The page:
Mathematical and Physical Journal
for High Schools
Issued by the MATFUND Foundation
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# New exercises and problems in MathematicsNovember 2003 ## New exercises

Maximum score for each exercise (sign "C") is 5 points.

C. 735. The points A1, B1, C1, D1 lie on the sides AB, BC, CD, DA of a unit square ABCD. Given that

$\displaystyle AA_1=BB_1=CC_1=DD_1=\frac{1}{5},$

find the area of the quadrilateral A1B1C1D1.

C. 737. A company sells sweets in rectangular boxes. They also make 10-packs of the boxes held together by a thin wrapper. The manager would like the 10-pack to be geometrically similar to a single box. Is that possible?

C. 738. Find the maximum possible area of a triangle, given that its sides are at most 2 units long.

C. 739. A kite is made of sticks 3 cm and 4 cm long, flexible at the joints to make the angles variable. How long are the diagonals of the kite when its area is half the maximum possible area? ## New problems

The maximum scores for problems (sign "B") depend on the difficulty. It is allowed to send solutions for any number of problems, but your score will be computed from the 6 largest score in each month.

B. 3672. Prove that by cutting off two triangles every triangle can be made into a pentagon, such that there is an appropriate point of the pentagon where each side of it subtends an acute angle. (3 points) (J. Surányi)

B. 3673. Solve the following simultaneous equations on the set of positive real numbers: x2+y2+xy=7, x2+z2+xz=13, y2+z2+yz=19. (4 points)

B. 3674. For what positive integers k may the product of the first k primes be the sum of two positive cube numbers? (4 points)

B. 3675. The medians of a triangle divide it into six triangles. Is it possible for one of these triangles to be similar to the original one? (3 points) B. 3676. In the football pool of Quasiland, one bets on four games. Charlie Yarborough wants to show off to his friends by demonstrating that he lives up to his name. If he is clever enough, how many tickets does he need to fill out in order to be certain to have one that contains no right guesses at all? (5 points) (S. Dobos)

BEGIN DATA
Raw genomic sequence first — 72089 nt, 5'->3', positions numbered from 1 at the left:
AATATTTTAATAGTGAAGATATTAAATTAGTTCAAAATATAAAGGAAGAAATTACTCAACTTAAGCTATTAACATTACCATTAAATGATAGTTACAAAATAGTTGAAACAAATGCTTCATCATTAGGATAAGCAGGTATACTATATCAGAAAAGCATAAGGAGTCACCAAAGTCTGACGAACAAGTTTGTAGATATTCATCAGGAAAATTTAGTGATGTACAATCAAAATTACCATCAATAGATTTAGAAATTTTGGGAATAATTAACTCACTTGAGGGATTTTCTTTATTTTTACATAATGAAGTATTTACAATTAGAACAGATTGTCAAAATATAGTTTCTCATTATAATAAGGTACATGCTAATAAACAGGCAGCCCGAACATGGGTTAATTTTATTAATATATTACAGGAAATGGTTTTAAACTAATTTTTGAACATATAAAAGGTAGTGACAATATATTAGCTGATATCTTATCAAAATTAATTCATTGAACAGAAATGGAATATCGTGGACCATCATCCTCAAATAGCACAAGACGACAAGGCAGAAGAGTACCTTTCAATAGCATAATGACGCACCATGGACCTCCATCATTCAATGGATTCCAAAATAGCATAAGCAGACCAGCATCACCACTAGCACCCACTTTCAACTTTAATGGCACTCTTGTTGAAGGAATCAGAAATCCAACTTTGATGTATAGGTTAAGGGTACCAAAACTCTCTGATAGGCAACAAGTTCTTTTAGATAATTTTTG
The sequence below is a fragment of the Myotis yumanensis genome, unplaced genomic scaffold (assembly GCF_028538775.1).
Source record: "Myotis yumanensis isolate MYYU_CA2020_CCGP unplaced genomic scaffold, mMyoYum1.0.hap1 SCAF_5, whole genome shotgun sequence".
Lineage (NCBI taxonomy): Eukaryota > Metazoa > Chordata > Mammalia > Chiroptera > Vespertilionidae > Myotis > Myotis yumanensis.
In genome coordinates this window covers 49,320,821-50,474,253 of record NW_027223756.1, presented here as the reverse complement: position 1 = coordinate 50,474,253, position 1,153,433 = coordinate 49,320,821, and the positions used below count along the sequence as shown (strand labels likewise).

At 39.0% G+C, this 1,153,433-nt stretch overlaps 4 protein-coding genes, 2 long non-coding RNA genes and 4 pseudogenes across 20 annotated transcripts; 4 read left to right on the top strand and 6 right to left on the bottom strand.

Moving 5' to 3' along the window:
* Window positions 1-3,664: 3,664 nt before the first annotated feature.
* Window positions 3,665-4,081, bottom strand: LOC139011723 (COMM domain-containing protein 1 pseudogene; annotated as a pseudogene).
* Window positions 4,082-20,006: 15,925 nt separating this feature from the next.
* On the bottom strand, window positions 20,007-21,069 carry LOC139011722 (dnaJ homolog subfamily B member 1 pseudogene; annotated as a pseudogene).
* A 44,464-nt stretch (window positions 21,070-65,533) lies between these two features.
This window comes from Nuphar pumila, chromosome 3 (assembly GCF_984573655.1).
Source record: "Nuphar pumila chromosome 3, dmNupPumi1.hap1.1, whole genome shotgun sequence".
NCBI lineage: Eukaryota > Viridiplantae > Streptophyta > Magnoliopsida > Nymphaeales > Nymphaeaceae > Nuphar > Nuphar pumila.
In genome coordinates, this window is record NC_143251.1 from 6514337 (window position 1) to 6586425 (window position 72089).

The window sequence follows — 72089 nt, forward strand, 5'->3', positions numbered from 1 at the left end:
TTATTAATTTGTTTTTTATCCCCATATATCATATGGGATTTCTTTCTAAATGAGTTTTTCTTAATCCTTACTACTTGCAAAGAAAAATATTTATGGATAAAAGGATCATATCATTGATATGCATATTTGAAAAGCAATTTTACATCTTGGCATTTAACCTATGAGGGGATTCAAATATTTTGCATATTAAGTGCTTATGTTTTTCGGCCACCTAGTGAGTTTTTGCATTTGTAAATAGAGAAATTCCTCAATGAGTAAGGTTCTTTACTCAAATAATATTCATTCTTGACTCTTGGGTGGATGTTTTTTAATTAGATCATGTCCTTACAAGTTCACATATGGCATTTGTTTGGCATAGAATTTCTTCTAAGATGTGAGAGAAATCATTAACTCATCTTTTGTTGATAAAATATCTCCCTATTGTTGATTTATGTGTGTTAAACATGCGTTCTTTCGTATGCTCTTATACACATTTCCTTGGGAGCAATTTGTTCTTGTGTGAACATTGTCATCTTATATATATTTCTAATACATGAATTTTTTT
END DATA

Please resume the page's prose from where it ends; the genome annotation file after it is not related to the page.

B. 3677. Find all pairs ($\displaystyle \alpha$,$\displaystyle \beta$) of positive integers for which the set of positive integers can be divided into two disjoint sets A and B, such that {$\displaystyle \alpha$a$\displaystyle \in$A}= {$\displaystyle \beta$b$\displaystyle \in$B}. (4 points) (IMC10, Cluj-Napoca, Romania, 2003)

B. 3678. The line drawn through the vertex A of a quadrilateral ABCD parallel to the diagonal BD and the line drawn through vertex B parallel to diagonal AC intersect at the point E. Prove that the line EC divides the diagonal BD in the same ratio as line ED divides the diagonal AC. (3 points) (J. Surányi)

B. 3679. Prove that

$\displaystyle \frac{1}{a}+\frac{1}{b}+\frac{4}{c}+\frac{16}{d}\ge\frac{64}{a+b+c+d}$

for all positive numbers a, b, c, d. (4 points)

B. 3680. Consider the triangle PQR formed by the tangents drawn to the circumscribed circle of the triangle ABC at the vertices A, B and C, such that C lies on side PQ, B lies on side PR and A on side QR. Let C1 denote the foot of the altitude of triangle ABC drawn from vertex C on the side AB. Prove that CC1 bisects the angle QC1P. (5 points) (Gillis-Turán competition)

B. 3681. Five of the six edges of a tetrahedron are known to be at most 2 units long. Prove that its volume is at most 1. (4 points) Maximum score for each advanced problem (sign "A") is 5 points.

A. 329. A circle k1 of the plane lies in the interior of a circle k2. Point P lies inside k1, and point Q lies outside k2 in the plane. Given the circles and the points, draw an arbitrary line e through P that does not pass through Q. Let e intersect k1 at A and B. Let the circumscribed circle of ABQ intersect k2 at C and D. Prove that all line segments CD obtained in this way are concurrent.

A. 330. The sequence of Lucas numbers is defined by the following recurrence: L0=2, L1=1, Ln+1=Ln+Ln-1. Show that L(p+1)/2p-1 is divisible by Lp for all primes p>3.

A. 331. According to the records of the Bureau of Statistics in Quasiland, any pair of citizens who know each other have exactly one common acquaintance, while any two people who do not know each other have at least ten common acquaintances. Is it possible that the records are accurate?